Film Reviews

Ten 'Til Noon

Ten 'Til Noon is a twisty crime thriller that is constantly watching the clock. With a circular structure and some unexpected punches, the movie replays the same ten minutes six times over, each time from a new point of view or location, introducing new characters throughout. Each one of the 12 will find his or her life changed at the end of a scene. Some characters are played more successfully than others. The opening setup capitalizes on the questionable talents of Alfonzo Freeman (as well as the strong resemblance and family tie to the more famous Freeman: Morgan). The acting quickly gets a lot better from there; in the very next scene, a kooky, sexy Rayne Guest commands the screen as a verbally sadistic, heartless harlot who plays with her prey. The performances that follow stay strong, but none are quite as fun to watch. Despite the considerable time given to cell phone conversations (at least one per scene, motif-like, and revealing bit by bit who is calling whom), the plot rolls along, and the dialogue is smart. These elements punctuate the time-conscious theme and its vignette structure to summon an entertaining movie out of the wilds of low-budget land. Including this film festival, Ten 'Til Noon has played 12 festivals and garnered almost half as many awards. Some say the flick evokes Tarantino. True enough: It's a quirky and twisted movie that playfully connects the dots between cross-related disjointed action with an ensemble cast of edgy underworld characters at all levels of the game. And the bit of "Mr. This" and "Mr. That" (using anonymous names as a code) and unapologetic violence certainly nod in Tarantino's direction. If you do see it — remember not to walk away once the closing credits get started; there's bonus footage for those who can hang. (Sunday and Monday, October 29 and 30, 8 p.m., Cinema Paradiso; 88 minutes.) — Keely Flow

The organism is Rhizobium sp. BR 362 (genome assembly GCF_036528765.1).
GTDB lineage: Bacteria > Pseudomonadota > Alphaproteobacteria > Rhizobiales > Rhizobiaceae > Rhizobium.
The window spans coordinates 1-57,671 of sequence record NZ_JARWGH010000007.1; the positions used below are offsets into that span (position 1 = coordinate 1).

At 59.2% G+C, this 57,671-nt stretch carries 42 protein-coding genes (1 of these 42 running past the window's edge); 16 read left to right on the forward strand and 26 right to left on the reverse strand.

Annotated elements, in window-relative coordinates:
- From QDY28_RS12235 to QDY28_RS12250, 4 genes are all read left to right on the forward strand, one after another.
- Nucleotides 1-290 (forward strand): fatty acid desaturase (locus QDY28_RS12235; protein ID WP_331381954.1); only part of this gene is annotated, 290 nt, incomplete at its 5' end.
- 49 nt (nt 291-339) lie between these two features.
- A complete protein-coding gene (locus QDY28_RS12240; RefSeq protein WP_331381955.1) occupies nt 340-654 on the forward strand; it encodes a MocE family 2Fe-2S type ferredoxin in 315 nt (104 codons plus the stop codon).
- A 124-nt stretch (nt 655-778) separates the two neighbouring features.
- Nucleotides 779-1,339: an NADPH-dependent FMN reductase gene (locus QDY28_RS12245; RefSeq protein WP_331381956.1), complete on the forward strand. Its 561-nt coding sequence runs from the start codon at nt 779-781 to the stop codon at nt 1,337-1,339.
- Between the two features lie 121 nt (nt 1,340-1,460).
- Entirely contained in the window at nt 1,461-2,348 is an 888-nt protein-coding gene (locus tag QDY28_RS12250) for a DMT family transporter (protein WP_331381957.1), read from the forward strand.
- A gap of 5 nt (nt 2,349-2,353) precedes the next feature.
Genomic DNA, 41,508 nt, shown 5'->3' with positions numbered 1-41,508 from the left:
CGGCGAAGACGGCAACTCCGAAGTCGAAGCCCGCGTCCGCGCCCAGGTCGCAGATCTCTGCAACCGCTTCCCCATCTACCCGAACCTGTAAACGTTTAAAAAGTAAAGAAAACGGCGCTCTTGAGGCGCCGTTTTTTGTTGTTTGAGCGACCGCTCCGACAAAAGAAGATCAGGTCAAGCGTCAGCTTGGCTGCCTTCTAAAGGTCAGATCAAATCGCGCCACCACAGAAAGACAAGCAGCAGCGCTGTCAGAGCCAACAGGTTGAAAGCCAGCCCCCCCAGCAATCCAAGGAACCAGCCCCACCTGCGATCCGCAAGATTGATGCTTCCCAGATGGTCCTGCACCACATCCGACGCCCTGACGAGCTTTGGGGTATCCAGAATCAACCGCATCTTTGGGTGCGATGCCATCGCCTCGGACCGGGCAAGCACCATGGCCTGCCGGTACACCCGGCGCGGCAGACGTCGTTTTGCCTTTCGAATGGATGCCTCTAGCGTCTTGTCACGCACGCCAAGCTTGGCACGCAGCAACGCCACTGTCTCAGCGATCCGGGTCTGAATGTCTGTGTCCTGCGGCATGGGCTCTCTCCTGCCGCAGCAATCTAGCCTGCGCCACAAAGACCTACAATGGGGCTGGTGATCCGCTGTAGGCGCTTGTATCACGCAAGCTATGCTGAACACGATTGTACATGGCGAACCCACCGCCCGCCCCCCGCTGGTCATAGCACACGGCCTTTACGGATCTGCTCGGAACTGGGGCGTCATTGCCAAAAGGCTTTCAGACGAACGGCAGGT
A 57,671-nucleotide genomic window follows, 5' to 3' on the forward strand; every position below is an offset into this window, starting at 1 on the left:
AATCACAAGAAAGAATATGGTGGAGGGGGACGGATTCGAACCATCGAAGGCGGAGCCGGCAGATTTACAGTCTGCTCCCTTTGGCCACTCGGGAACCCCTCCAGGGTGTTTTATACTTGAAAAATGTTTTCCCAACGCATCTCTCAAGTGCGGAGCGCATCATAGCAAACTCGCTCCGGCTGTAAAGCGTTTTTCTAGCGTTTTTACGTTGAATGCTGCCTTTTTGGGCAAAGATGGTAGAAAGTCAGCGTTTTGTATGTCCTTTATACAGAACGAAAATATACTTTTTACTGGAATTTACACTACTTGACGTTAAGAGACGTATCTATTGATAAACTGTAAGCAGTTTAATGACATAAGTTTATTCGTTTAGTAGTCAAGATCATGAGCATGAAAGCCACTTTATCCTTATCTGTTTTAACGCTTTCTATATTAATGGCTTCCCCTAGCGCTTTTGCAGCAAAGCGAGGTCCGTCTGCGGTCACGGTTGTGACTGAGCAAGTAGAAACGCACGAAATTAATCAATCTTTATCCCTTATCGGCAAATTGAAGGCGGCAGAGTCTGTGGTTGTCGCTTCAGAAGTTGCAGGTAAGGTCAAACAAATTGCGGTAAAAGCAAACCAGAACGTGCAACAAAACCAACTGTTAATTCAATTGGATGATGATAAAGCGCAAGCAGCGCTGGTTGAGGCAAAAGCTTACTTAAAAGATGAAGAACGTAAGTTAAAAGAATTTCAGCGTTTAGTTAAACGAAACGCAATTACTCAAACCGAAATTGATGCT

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Keely Flow